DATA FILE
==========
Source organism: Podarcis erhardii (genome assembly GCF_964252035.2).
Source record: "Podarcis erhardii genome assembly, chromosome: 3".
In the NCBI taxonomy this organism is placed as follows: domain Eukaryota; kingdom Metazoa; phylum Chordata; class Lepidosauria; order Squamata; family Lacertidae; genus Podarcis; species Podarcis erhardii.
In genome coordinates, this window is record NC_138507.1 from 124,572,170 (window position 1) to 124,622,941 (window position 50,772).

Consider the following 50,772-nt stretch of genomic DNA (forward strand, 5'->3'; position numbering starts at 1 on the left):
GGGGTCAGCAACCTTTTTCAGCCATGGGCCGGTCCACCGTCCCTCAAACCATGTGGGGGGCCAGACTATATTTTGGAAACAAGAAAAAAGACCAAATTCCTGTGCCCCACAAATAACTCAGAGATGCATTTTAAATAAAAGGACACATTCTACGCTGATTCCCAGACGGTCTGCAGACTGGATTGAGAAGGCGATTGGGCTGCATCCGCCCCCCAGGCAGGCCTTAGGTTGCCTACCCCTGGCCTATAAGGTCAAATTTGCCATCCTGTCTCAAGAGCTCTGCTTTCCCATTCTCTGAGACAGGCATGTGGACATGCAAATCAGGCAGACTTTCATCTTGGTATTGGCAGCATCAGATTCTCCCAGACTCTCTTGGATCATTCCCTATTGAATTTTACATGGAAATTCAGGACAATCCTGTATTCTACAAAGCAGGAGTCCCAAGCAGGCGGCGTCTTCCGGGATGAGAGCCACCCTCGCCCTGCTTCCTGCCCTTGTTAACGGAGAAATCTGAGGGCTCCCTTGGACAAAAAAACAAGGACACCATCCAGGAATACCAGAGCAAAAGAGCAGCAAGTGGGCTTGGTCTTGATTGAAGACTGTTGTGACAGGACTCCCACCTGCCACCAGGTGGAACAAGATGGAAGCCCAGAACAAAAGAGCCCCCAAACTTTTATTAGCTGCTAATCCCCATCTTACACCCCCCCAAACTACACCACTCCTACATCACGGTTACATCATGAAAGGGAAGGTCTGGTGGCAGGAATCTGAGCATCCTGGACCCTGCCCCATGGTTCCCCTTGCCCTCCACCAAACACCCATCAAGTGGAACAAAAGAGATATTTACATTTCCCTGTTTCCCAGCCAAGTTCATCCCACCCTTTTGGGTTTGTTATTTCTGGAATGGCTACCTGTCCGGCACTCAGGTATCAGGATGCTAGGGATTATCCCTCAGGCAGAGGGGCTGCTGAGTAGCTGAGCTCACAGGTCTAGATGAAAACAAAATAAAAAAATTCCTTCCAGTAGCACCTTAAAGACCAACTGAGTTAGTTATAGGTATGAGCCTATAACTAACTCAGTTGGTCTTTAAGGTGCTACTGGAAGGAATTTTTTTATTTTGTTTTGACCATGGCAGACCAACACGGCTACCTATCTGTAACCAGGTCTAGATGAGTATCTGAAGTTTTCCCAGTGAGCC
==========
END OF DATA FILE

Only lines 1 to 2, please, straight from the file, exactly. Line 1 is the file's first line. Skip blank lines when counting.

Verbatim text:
Source organism: Podarcis erhardii (genome assembly GCF_964252035.2).
Source record: "Podarcis erhardii genome assembly, chromosome: 3".